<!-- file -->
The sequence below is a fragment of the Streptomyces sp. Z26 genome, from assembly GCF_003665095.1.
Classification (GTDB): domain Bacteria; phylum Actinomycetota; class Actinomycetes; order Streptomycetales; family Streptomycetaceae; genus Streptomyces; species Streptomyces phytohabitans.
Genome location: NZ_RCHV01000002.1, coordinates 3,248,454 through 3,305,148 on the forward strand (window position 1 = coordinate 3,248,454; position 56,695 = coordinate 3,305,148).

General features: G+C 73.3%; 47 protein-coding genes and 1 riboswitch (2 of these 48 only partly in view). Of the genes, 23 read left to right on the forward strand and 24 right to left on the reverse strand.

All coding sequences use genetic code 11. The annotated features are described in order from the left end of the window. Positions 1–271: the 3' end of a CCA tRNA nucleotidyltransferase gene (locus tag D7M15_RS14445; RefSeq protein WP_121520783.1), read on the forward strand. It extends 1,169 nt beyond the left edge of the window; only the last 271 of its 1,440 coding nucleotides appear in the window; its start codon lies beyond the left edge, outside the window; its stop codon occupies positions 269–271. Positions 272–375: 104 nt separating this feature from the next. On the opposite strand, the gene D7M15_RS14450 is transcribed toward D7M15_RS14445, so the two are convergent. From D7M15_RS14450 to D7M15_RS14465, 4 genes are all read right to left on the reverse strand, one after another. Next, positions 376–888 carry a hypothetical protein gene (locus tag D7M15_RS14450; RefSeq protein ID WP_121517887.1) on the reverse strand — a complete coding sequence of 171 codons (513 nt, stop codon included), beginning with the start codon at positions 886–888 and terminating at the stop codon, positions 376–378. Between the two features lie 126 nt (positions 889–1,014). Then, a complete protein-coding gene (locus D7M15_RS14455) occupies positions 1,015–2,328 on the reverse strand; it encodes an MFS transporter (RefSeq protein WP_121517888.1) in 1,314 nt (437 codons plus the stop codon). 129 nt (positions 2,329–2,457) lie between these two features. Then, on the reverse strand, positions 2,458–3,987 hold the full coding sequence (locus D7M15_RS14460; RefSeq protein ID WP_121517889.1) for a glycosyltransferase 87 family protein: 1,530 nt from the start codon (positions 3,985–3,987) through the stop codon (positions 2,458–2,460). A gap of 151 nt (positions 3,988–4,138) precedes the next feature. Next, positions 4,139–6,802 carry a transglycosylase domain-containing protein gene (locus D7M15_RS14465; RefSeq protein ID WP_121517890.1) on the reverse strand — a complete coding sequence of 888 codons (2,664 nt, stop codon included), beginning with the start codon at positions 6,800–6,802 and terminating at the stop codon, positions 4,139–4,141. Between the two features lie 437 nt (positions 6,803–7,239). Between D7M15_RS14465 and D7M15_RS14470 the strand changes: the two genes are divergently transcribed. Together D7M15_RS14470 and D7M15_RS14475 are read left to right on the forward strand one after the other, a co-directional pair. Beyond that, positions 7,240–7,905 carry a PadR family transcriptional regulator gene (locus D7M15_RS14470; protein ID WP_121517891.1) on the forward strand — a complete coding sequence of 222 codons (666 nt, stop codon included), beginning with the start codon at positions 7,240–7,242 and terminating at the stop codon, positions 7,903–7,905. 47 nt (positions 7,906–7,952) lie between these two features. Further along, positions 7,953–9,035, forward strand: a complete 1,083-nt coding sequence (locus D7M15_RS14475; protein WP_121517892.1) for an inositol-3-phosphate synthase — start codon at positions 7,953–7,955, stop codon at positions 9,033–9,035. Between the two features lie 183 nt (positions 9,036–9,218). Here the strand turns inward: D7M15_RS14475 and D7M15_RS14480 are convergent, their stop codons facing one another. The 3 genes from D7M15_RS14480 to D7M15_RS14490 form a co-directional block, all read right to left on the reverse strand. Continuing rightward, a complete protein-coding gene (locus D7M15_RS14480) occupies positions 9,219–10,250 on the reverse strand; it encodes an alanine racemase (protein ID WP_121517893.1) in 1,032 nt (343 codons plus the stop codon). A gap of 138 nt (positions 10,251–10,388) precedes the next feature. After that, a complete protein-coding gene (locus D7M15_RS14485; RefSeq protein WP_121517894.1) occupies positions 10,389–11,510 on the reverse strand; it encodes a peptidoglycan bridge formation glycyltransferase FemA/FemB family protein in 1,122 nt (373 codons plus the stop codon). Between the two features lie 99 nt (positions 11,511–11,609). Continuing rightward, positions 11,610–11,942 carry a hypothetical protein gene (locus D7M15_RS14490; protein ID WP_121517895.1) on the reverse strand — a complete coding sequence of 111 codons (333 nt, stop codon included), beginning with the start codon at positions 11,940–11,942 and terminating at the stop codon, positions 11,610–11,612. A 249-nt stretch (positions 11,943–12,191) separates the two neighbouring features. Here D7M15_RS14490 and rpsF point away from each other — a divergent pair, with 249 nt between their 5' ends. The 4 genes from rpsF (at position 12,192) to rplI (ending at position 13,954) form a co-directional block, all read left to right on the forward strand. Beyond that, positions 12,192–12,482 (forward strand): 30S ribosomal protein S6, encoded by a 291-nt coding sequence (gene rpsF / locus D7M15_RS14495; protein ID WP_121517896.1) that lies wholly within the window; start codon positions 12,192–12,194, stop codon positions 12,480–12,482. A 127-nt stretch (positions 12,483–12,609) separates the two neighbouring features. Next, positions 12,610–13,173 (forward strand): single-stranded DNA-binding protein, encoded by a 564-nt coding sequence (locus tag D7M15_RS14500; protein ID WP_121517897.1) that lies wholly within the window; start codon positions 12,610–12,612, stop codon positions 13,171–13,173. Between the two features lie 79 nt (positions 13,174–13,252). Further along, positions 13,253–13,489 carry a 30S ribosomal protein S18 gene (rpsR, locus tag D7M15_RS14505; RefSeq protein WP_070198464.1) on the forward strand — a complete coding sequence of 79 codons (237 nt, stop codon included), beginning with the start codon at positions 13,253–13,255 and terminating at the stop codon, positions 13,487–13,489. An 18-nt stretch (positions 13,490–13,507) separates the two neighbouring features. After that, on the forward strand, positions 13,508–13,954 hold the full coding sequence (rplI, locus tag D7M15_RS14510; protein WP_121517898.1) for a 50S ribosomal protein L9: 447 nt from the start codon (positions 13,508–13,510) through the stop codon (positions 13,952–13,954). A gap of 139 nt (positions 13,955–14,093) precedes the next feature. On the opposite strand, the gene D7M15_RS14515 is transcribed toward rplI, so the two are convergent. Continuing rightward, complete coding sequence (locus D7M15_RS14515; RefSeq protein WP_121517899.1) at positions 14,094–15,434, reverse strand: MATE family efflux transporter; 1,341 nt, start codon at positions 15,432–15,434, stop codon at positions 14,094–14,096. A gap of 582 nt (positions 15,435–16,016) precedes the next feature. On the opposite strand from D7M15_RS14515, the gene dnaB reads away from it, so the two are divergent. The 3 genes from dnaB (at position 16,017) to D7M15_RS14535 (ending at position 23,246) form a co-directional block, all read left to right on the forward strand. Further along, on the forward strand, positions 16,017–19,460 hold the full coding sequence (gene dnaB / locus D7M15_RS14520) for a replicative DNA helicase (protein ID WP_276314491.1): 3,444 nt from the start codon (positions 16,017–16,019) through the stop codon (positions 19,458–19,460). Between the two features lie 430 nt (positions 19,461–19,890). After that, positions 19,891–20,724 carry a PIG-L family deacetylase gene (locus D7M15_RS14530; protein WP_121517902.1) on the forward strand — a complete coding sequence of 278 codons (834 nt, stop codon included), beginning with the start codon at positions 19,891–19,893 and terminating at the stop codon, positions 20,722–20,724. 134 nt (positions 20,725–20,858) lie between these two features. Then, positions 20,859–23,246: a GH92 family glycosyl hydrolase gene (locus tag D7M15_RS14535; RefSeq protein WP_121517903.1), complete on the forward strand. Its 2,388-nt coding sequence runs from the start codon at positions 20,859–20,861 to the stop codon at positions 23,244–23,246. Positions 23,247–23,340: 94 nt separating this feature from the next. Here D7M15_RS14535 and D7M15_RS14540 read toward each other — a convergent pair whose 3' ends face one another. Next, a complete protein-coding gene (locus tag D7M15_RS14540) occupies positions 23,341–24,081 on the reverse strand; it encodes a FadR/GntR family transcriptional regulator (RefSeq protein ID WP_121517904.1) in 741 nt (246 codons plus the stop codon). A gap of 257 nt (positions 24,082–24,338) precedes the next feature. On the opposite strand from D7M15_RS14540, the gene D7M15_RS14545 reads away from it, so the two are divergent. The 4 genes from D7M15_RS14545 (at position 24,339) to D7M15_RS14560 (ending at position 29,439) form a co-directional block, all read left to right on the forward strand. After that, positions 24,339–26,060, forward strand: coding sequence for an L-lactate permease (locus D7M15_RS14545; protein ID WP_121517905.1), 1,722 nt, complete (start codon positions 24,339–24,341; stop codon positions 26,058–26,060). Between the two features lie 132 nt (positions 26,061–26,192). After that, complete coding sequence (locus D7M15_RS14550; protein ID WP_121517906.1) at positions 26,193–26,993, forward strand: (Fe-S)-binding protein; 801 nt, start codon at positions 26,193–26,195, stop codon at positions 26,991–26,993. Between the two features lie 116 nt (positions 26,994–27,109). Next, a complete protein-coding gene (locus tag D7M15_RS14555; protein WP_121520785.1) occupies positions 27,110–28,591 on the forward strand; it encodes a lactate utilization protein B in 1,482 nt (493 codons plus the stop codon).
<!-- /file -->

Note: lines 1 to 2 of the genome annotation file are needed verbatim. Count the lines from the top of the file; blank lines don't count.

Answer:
The sequence below is a fragment of the Streptomyces sp. Z26 genome, from assembly GCF_003665095.1.
Classification (GTDB): domain Bacteria; phylum Actinomycetota; class Actinomycetes; order Streptomycetales; family Streptomycetaceae; genus Streptomyces; species Streptomyces phytohabitans.